To break the vicious circle between malnutrition and severe infection which has been linked to the great majority of infant deaths worldwide, we have been conducting clinical and experimental studies to search for measures which provide rapid enhancement of body defenses. Based on animal experiments and clinical observations of malnourished states, it appears that nutritional deprivation affects various components of the body's defense system to various extents, cell-mediated immunity (CMI) being the most susceptible. The complement system acts to maintain host defense even when CMI is impaired. Also observed was the earlier recovery of serum complement to normal or higher levels as compared with that of CMI. The complement system responded to bacterial infection much earlier than other immunological responses, even in malnourished rats with depressed CMI. The infected rats showed a much higher rate of de novo synthesis of complement proteins than noninfected rats, and this effect was predominant in the malnourished group. Based on these experiments, we attempted to induce rapid heightened resistance to infection in malnourished rats by enhancing the complement system. After administration of lentinan or chlorophyllin, which are known to activate C3 in vitro, heightened resistance to bacterial infection was induced together with a heightened complement response. These activators enhanced C3b formation and iC3b formation in vivo, eventually resulting in enhanced interaction of iC3b present on invaders with CR3 on phagocytic cells.
Dietary protein, xenobiotics or excess amino acids affect cholesterol metabolism. Whey protein exhibited a greater hypocholesterolemic effect in comparison with casein or soybean protein. The effect of soy protein peptic hydrolyzate or β-lactoglobulin tryptic hydrolyzate in suppressing the increase in the serum cholesterol level exceeded that of soy protein. In the case of high cholesterol feeding, dietary proteins affected serum cholesterol levels and inhibited cholesterol absorption through changes of micellar cholesterol solubility in the intestine, accompanied by an increase of fecal steroid excretion. Dietary peptides derived from β-lactoglobulin or soy protein inhibited cholesterol absorption in CaCo-2 cells. Dietary proteins affect the nature of bile acid micelles in the intestine, confirming observations by freeze-fracture transmission electron microscopy. Dietary proteins regulates the expression of the hepatic apolipoprotein gene. Dietary excess tyrosine or xenobiotics caused hypercholesterolemia characterized by an increase of both HDLcholesterol and LDL+VLDL-cholesterol. The stimulated synthesis of cholesterol in the liver is the main reason for this. The causal interrelationship between the hypercholesterolemia induced by dietary xenobiotics and the secretion of catecholamines or thyroid hormones was observed. These results indicate that the changes in cholesterol metabolism induced by dietary proteins, xenobiotics or excess tyrosine are expressed through intestinal and hepatic events.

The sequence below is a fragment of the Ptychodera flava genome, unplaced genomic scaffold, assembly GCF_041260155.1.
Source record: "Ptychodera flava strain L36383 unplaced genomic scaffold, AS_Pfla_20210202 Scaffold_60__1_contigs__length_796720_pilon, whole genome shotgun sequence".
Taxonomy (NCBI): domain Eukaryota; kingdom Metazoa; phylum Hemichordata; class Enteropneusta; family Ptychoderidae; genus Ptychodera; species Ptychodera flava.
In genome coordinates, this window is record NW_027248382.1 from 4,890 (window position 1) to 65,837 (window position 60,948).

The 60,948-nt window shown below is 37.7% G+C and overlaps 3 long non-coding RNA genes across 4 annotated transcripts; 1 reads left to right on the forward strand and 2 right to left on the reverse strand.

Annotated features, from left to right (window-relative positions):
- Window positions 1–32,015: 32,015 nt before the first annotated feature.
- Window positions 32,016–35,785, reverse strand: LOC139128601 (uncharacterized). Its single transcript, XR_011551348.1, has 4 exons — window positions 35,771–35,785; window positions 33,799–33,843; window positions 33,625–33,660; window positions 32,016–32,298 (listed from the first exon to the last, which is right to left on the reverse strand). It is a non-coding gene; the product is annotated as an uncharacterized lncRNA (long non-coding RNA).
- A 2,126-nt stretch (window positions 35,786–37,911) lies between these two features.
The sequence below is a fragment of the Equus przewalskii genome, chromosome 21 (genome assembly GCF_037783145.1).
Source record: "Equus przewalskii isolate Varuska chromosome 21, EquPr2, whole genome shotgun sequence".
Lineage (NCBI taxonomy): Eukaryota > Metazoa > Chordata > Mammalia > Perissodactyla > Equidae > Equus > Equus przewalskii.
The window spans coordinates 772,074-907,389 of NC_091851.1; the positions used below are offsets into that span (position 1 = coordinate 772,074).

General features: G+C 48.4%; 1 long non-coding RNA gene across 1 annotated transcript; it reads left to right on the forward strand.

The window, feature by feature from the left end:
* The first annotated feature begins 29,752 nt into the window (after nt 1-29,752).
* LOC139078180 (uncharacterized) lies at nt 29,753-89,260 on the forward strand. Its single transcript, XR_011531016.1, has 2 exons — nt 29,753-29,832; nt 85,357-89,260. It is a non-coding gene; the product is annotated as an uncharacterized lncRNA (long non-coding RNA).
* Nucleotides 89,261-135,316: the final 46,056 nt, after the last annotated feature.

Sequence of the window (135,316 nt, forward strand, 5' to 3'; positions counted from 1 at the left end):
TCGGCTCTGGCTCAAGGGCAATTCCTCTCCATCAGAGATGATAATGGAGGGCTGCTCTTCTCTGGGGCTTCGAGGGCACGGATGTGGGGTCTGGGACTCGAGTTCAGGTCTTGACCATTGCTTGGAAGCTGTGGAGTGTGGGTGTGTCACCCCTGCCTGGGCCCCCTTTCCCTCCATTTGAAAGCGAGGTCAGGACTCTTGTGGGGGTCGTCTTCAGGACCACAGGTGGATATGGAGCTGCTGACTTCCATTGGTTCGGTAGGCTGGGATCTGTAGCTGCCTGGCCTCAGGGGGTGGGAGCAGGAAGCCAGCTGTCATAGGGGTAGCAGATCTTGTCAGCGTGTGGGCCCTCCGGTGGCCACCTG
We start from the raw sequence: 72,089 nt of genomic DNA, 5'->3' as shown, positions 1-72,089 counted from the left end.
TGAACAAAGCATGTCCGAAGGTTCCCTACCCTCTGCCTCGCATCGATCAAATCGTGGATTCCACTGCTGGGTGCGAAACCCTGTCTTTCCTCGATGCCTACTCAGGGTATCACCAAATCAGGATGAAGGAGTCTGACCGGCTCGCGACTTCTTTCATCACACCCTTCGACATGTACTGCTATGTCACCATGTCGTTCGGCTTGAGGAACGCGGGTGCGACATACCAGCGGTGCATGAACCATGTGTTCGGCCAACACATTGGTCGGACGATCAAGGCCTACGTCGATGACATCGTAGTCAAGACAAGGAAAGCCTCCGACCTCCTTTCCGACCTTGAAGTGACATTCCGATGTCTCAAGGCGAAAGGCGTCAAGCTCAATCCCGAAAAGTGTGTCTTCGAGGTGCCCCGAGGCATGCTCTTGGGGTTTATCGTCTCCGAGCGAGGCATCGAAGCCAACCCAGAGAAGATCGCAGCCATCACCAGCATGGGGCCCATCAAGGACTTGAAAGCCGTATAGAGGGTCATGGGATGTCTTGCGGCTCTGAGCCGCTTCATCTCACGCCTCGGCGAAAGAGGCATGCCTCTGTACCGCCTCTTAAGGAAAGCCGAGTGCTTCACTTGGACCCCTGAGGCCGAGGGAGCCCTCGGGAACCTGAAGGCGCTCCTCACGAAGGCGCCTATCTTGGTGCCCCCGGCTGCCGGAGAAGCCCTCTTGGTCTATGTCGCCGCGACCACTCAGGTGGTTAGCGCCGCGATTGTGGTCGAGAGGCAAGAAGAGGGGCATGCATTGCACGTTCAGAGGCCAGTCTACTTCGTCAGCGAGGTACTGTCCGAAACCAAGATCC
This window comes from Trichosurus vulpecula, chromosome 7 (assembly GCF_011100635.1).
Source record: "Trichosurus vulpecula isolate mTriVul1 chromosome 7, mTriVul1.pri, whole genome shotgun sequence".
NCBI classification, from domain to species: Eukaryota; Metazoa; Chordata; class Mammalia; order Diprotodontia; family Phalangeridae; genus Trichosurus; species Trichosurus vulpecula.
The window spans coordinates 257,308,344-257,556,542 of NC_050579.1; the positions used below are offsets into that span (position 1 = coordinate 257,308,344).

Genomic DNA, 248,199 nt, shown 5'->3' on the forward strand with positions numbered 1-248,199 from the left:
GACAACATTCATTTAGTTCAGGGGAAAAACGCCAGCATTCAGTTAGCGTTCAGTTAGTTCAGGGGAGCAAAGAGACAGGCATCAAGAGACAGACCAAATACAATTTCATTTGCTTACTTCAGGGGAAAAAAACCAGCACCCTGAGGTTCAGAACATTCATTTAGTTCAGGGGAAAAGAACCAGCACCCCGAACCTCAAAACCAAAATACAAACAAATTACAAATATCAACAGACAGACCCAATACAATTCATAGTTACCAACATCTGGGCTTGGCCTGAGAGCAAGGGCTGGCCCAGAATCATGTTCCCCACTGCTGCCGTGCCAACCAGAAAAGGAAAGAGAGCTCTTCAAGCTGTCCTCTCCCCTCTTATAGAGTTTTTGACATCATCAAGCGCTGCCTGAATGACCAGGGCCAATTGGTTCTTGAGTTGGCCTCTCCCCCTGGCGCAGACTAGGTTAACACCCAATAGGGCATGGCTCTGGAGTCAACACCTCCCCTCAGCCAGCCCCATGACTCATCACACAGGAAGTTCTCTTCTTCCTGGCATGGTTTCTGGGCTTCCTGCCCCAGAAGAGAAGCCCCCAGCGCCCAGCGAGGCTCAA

Some metabolites related to Umami (Japanese flavor) in the adductor were measured after transfer of scallops from aerobic to anaerobic conditions for 12h. The cellular level of succinic acid increased linearly up to 12h in proportion to the accumulation of lactic acid, and was about 5 times higher than that in aerobic scallop. The ATP level did not show any significant change for the initial 3h, and then decreased rapidly. Changes in the ADP and AMP levels reflected those of ATP, and the AMP level was about twice as high as that in aerobic scallop at the end of acclimation. The arginine level decreased gradually in proportion to acclimation time. However, no striking decrease in other free amino acids, including glutamic acid, glycine and alanine, was found during acclimation. These results indicate that the increase of metabolites related to Umami is attained by transferring scallop to anaerobic conditions.